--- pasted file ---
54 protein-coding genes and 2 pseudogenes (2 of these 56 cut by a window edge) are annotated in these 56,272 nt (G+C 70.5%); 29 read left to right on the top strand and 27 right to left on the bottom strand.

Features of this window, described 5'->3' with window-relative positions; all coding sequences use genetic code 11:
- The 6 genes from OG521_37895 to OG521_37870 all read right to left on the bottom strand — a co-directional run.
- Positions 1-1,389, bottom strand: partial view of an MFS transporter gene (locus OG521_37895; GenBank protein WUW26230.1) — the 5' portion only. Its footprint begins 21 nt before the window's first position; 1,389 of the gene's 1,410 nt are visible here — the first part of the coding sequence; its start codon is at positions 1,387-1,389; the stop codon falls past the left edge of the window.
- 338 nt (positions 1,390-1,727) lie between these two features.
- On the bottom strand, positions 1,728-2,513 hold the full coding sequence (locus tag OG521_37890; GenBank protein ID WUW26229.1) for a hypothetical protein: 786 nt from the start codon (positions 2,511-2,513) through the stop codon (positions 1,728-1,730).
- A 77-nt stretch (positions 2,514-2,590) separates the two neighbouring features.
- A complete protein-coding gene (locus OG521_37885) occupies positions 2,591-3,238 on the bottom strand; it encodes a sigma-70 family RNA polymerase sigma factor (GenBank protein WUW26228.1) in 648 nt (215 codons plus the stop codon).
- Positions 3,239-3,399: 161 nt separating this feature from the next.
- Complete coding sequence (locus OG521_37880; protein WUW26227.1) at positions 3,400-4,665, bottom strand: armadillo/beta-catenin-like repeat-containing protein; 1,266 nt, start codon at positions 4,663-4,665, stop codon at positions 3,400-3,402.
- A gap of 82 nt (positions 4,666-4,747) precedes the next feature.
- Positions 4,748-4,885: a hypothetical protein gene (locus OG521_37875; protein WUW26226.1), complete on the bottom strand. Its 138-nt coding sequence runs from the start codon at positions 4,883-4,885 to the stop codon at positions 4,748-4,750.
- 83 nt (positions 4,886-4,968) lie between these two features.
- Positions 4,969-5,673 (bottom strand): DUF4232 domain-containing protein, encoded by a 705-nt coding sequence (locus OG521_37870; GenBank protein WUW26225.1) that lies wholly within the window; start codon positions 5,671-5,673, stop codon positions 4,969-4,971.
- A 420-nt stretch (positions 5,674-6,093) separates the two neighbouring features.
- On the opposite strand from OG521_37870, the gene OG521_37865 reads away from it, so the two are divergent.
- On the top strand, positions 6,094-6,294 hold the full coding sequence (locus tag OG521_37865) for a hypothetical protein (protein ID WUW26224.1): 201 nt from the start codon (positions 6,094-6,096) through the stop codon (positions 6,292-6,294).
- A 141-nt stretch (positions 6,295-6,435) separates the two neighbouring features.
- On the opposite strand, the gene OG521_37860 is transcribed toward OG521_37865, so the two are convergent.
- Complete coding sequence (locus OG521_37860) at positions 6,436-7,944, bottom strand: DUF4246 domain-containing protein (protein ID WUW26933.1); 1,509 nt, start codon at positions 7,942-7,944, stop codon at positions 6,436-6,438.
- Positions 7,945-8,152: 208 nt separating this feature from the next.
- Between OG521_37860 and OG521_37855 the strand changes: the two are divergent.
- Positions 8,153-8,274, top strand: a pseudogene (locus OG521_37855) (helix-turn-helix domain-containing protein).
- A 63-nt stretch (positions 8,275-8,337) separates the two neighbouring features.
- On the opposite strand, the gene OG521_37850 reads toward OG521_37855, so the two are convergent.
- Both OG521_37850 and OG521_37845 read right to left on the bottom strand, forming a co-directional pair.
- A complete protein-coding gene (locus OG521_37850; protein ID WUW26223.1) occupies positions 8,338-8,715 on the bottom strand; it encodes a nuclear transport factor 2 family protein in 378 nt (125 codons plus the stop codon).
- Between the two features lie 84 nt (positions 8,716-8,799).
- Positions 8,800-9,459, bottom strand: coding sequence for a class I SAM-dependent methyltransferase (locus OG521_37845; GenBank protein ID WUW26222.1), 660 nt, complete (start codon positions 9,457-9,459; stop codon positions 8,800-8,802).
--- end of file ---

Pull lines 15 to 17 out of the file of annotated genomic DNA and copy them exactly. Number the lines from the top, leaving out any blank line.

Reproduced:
- A 420-nt stretch (positions 5,674-6,093) separates the two neighbouring features.
- On the opposite strand from OG521_37870, the gene OG521_37865 reads away from it, so the two are divergent.
- On the top strand, positions 6,094-6,294 hold the full coding sequence (locus tag OG521_37865) for a hypothetical protein (protein ID WUW26224.1): 201 nt from the start codon (positions 6,094-6,096) through the stop codon (positions 6,292-6,294).